Capital city says bring troops home
It’s (not quite) official: people in Springfield don’t support the Iraq war.
With all precincts tallied, Capital Township voters voted 60 percent to 40 percent in favor of a measure calling on President George W. Bush and Congress to immediately begin a comprehensive pullout of U.S. troops from Iraq.
The election results won’t be final until they’re approved by the Sangamon County canvassing board and absentee votes are counted.
One of those absentee ballots was cast by Michael Ziri, a Springfield native who led the effort to place the Iraq measure before local voters.
Asked his reaction to the vote, Ziri says, “I’m good — I guess I’m better than good, actually.”
In many precincts in which Republican gubernatorial nominee Judy Baar Topinka easily beat incumbent Rod Blagojevich, the Iraq measure still passed convincingly — proof, Ziri says, that the war isn’t a partisan issue.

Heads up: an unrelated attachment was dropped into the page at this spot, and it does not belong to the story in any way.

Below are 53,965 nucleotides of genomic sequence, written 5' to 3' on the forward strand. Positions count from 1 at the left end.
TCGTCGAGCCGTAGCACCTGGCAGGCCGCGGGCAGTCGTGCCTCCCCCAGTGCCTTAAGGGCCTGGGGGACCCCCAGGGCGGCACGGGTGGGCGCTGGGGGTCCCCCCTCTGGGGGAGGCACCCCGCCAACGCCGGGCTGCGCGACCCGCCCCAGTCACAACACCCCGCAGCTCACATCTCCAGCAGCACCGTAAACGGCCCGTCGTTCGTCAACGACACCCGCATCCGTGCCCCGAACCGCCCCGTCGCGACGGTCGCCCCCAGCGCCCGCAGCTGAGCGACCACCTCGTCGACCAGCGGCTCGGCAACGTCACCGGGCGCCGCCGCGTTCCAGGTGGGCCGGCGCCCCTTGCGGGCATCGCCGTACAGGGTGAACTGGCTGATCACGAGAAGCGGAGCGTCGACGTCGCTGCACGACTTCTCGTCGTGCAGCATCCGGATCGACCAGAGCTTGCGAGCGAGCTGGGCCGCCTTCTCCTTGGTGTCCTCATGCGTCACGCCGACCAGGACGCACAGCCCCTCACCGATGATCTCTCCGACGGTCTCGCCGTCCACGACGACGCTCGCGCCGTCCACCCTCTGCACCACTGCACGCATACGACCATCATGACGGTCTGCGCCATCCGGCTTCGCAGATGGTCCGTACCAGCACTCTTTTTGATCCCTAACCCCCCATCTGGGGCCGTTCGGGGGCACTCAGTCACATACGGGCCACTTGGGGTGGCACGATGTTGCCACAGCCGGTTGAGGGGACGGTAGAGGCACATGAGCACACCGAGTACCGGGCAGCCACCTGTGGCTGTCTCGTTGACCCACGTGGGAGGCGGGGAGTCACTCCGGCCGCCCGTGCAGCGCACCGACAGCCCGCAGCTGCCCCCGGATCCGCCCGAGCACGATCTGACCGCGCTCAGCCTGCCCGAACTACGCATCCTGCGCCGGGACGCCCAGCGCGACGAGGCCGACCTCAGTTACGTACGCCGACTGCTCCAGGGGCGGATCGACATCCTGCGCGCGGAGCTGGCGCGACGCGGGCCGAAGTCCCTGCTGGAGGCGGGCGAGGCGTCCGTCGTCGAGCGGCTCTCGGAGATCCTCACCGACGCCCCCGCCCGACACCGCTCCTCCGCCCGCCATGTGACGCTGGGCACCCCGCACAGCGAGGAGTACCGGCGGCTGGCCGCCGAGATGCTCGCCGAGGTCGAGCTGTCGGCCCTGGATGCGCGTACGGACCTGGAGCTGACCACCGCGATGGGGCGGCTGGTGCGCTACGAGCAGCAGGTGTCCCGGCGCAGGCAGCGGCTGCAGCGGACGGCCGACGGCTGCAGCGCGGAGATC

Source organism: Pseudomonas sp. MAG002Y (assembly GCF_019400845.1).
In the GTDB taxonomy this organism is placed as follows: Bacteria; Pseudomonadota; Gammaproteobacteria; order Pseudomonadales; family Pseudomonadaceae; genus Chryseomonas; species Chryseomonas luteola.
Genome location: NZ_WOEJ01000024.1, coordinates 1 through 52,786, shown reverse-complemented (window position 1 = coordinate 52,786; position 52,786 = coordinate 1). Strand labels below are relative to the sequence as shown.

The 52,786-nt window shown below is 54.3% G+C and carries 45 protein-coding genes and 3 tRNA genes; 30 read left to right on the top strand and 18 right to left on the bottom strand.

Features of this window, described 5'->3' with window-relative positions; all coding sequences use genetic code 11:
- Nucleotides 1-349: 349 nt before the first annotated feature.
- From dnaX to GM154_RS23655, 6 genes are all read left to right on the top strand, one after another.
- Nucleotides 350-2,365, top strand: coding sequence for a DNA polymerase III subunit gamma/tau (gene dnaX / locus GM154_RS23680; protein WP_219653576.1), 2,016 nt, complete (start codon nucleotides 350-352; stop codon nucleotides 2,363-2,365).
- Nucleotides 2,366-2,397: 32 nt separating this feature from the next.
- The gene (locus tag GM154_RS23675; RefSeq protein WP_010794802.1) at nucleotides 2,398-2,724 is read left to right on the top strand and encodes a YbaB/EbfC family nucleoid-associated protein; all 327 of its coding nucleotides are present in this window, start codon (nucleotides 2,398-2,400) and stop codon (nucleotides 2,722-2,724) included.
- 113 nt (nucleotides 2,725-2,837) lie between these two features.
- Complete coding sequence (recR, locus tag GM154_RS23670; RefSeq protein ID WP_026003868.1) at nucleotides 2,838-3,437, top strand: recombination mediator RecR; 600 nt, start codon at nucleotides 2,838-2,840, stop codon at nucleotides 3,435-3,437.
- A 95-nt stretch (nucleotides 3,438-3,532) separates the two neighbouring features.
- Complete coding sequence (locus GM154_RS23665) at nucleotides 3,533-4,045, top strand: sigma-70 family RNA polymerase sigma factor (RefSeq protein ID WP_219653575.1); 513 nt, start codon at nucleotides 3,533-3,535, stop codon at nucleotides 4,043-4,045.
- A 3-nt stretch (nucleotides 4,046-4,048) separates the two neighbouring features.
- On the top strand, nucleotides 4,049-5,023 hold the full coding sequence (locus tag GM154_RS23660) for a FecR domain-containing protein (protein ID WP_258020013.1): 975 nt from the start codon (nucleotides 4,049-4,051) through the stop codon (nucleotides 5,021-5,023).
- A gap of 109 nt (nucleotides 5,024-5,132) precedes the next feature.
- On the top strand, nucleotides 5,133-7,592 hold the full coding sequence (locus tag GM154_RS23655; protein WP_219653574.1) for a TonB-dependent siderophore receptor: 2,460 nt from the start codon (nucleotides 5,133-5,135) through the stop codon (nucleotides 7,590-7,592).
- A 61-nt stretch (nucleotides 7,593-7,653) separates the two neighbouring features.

The Iraq problem is what exit polls nationwide show drove uncharacteristically high voter turnout in this year’s midterm elections and helped Democrats win control of the U.S. House of Representatives. Control of the U.S. Senate hinged on the outcome of the race in Virginia as Illinois Times went to press.
According the group Wisconsin Network for Peace and Justice, similar initiatives were headed for passage in most communities across Illinois and the rest of the country. Among the exceptions: Sycamore Township, in Illinois’ DeKalb County.
Ziri, who is studying international affairs at the New School in New York City, says he hopes that the group he helped form to get the Iraq referendum on the ballot, Springfield Citizens Against the War, will remain active.
“I hope the group grows and more people go to vigils and that they began to apply pressure now that there are more friendly faces in government,” Ziri says.
But “citizens are still going to have to poke and prod” Congress’ new Democratic leaders, he says, because they’re not going make Iraq an issue on their own.
Contact R.L. Nave email@example.com.